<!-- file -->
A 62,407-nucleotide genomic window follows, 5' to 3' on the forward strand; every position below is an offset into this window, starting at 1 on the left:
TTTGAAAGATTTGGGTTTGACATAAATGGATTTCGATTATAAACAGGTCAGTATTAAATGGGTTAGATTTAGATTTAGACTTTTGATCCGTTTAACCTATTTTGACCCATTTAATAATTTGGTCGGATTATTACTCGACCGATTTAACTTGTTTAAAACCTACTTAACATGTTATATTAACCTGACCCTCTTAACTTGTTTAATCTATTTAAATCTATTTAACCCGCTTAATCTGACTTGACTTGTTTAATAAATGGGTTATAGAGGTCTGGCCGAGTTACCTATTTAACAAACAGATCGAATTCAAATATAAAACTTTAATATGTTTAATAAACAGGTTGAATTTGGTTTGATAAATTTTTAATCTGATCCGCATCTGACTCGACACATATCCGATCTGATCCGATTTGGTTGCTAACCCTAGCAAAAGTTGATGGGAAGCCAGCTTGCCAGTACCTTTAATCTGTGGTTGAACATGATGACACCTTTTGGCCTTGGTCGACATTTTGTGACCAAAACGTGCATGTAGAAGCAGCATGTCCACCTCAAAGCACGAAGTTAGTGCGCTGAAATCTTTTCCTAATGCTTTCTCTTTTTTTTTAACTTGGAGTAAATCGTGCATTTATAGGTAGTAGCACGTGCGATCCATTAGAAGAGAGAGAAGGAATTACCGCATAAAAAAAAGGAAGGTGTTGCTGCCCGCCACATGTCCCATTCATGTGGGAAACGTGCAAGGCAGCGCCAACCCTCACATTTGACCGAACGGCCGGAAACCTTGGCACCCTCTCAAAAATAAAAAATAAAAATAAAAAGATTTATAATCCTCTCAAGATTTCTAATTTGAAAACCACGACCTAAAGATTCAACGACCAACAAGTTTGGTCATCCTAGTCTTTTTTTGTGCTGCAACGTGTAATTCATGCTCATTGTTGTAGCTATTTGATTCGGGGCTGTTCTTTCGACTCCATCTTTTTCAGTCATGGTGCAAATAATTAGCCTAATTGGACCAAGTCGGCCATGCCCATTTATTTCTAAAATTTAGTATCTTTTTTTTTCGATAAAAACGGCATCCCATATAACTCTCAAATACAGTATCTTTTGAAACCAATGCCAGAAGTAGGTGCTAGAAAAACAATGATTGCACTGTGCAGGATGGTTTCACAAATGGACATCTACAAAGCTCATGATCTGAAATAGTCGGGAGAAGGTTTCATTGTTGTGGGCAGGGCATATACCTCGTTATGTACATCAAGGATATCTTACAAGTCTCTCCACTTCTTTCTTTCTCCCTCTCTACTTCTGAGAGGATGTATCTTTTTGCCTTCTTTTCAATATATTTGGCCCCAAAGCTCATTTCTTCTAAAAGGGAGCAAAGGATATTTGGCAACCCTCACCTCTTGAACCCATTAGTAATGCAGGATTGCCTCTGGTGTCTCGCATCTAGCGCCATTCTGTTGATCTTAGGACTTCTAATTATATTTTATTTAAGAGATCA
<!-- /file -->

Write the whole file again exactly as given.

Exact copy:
A 62,407-nucleotide genomic window follows, 5' to 3' on the forward strand; every position below is an offset into this window, starting at 1 on the left:
TTTGAAAGATTTGGGTTTGACATAAATGGATTTCGATTATAAACAGGTCAGTATTAAATGGGTTAGATTTAGATTTAGACTTTTGATCCGTTTAACCTATTTTGACCCATTTAATAATTTGGTCGGATTATTACTCGACCGATTTAACTTGTTTAAAACCTACTTAACATGTTATATTAACCTGACCCTCTTAACTTGTTTAATCTATTTAAATCTATTTAACCCGCTTAATCTGACTTGACTTGTTTAATAAATGGGTTATAGAGGTCTGGCCGAGTTACCTATTTAACAAACAGATCGAATTCAAATATAAAACTTTAATATGTTTAATAAACAGGTTGAATTTGGTTTGATAAATTTTTAATCTGATCCGCATCTGACTCGACACATATCCGATCTGATCCGATTTGGTTGCTAACCCTAGCAAAAGTTGATGGGAAGCCAGCTTGCCAGTACCTTTAATCTGTGGTTGAACATGATGACACCTTTTGGCCTTGGTCGACATTTTGTGACCAAAACGTGCATGTAGAAGCAGCATGTCCACCTCAAAGCACGAAGTTAGTGCGCTGAAATCTTTTCCTAATGCTTTCTCTTTTTTTTTAACTTGGAGTAAATCGTGCATTTATAGGTAGTAGCACGTGCGATCCATTAGAAGAGAGAGAAGGAATTACCGCATAAAAAAAAGGAAGGTGTTGCTGCCCGCCACATGTCCCATTCATGTGGGAAACGTGCAAGGCAGCGCCAACCCTCACATTTGACCGAACGGCCGGAAACCTTGGCACCCTCTCAAAAATAAAAAATAAAAATAAAAAGATTTATAATCCTCTCAAGATTTCTAATTTGAAAACCACGACCTAAAGATTCAACGACCAACAAGTTTGGTCATCCTAGTCTTTTTTTGTGCTGCAACGTGTAATTCATGCTCATTGTTGTAGCTATTTGATTCGGGGCTGTTCTTTCGACTCCATCTTTTTCAGTCATGGTGCAAATAATTAGCCTAATTGGACCAAGTCGGCCATGCCCATTTATTTCTAAAATTTAGTATCTTTTTTTTTCGATAAAAACGGCATCCCATATAACTCTCAAATACAGTATCTTTTGAAACCAATGCCAGAAGTAGGTGCTAGAAAAACAATGATTGCACTGTGCAGGATGGTTTCACAAATGGACATCTACAAAGCTCATGATCTGAAATAGTCGGGAGAAGGTTTCATTGTTGTGGGCAGGGCATATACCTCGTTATGTACATCAAGGATATCTTACAAGTCTCTCCACTTCTTTCTTTCTCCCTCTCTACTTCTGAGAGGATGTATCTTTTTGCCTTCTTTTCAATATATTTGGCCCCAAAGCTCATTTCTTCTAAAAGGGAGCAAAGGATATTTGGCAACCCTCACCTCTTGAACCCATTAGTAATGCAGGATTGCCTCTGGTGTCTCGCATCTAGCGCCATTCTGTTGATCTTAGGACTTCTAATTATATTTTATTTAAGAGATCA